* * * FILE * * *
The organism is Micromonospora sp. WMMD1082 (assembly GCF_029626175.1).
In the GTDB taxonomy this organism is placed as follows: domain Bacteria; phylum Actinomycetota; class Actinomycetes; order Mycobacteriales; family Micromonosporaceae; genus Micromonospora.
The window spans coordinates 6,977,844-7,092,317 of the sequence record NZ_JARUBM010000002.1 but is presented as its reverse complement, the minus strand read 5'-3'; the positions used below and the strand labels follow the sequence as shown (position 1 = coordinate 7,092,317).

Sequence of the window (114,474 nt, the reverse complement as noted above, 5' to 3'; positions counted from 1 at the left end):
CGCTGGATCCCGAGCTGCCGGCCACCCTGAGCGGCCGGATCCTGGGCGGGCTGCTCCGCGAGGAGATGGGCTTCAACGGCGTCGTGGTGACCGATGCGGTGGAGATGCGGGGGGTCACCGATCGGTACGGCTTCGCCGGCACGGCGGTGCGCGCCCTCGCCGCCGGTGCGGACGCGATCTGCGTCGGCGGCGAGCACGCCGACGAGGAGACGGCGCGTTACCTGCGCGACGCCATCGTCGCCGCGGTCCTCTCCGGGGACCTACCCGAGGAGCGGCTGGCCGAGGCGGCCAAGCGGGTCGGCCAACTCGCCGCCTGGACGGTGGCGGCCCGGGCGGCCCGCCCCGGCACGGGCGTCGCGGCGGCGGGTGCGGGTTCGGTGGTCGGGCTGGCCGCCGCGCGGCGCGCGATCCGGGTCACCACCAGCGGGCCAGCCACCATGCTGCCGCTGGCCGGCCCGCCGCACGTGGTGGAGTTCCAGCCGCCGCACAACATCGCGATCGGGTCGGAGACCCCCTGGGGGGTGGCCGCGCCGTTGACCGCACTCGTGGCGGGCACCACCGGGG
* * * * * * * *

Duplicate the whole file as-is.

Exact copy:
The organism is Micromonospora sp. WMMD1082 (assembly GCF_029626175.1).
In the GTDB taxonomy this organism is placed as follows: domain Bacteria; phylum Actinomycetota; class Actinomycetes; order Mycobacteriales; family Micromonosporaceae; genus Micromonospora.
The window spans coordinates 6,977,844-7,092,317 of the sequence record NZ_JARUBM010000002.1 but is presented as its reverse complement, the minus strand read 5'-3'; the positions used below and the strand labels follow the sequence as shown (position 1 = coordinate 7,092,317).

Sequence of the window (114,474 nt, the reverse complement as noted above, 5' to 3'; positions counted from 1 at the left end):
CGCTGGATCCCGAGCTGCCGGCCACCCTGAGCGGCCGGATCCTGGGCGGGCTGCTCCGCGAGGAGATGGGCTTCAACGGCGTCGTGGTGACCGATGCGGTGGAGATGCGGGGGGTCACCGATCGGTACGGCTTCGCCGGCACGGCGGTGCGCGCCCTCGCCGCCGGTGCGGACGCGATCTGCGTCGGCGGCGAGCACGCCGACGAGGAGACGGCGCGTTACCTGCGCGACGCCATCGTCGCCGCGGTCCTCTCCGGGGACCTACCCGAGGAGCGGCTGGCCGAGGCGGCCAAGCGGGTCGGCCAACTCGCCGCCTGGACGGTGGCGGCCCGGGCGGCCCGCCCCGGCACGGGCGTCGCGGCGGCGGGTGCGGGTTCGGTGGTCGGGCTGGCCGCCGCGCGGCGCGCGATCCGGGTCACCACCAGCGGGCCAGCCACCATGCTGCCGCTGGCCGGCCCGCCGCACGTGGTGGAGTTCCAGCCGCCGCACAACATCGCGATCGGGTCGGAGACCCCCTGGGGGGTGGCCGCGCCGTTGACCGCACTCGTGGCGGGCACCACCGGGG